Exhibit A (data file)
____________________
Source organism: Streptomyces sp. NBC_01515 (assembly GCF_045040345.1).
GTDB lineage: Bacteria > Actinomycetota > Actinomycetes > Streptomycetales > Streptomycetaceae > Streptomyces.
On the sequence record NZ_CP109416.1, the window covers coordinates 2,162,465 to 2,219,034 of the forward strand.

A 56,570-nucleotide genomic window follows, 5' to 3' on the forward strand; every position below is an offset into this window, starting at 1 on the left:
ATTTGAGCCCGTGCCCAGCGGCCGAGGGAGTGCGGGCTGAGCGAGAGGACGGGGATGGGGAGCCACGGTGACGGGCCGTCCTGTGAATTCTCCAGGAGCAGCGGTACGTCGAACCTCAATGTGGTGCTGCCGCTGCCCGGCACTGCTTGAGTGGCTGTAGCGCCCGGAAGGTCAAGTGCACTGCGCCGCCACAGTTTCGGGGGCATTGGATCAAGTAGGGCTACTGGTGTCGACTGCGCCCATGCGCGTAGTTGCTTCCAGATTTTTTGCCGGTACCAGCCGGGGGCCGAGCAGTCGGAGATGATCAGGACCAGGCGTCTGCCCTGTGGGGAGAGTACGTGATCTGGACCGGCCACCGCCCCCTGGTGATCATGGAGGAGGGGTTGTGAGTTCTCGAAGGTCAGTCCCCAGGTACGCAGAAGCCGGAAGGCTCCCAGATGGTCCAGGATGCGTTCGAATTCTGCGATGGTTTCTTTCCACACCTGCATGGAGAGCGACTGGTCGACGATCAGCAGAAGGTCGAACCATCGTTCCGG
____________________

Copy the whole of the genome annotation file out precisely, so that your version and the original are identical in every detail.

Source organism: Streptomyces sp. NBC_01515 (assembly GCF_045040345.1).
GTDB lineage: Bacteria > Actinomycetota > Actinomycetes > Streptomycetales > Streptomycetaceae > Streptomyces.
On the sequence record NZ_CP109416.1, the window covers coordinates 2,162,465 to 2,219,034 of the forward strand.

A 56,570-nucleotide genomic window follows, 5' to 3' on the forward strand; every position below is an offset into this window, starting at 1 on the left:
ATTTGAGCCCGTGCCCAGCGGCCGAGGGAGTGCGGGCTGAGCGAGAGGACGGGGATGGGGAGCCACGGTGACGGGCCGTCCTGTGAATTCTCCAGGAGCAGCGGTACGTCGAACCTCAATGTGGTGCTGCCGCTGCCCGGCACTGCTTGAGTGGCTGTAGCGCCCGGAAGGTCAAGTGCACTGCGCCGCCACAGTTTCGGGGGCATTGGATCAAGTAGGGCTACTGGTGTCGACTGCGCCCATGCGCGTAGTTGCTTCCAGATTTTTTGCCGGTACCAGCCGGGGGCCGAGCAGTCGGAGATGATCAGGACCAGGCGTCTGCCCTGTGGGGAGAGTACGTGATCTGGACCGGCCACCGCCCCCTGGTGATCATGGAGGAGGGGTTGTGAGTTCTCGAAGGTCAGTCCCCAGGTACGCAGAAGCCGGAAGGCTCCCAGATGGTCCAGGATGCGTTCGAATTCTGCGATGGTTTCTTTCCACACCTGCATGGAGAGCGACTGGTCGACGATCAGCAGAAGGTCGAACCATCGTTCCGG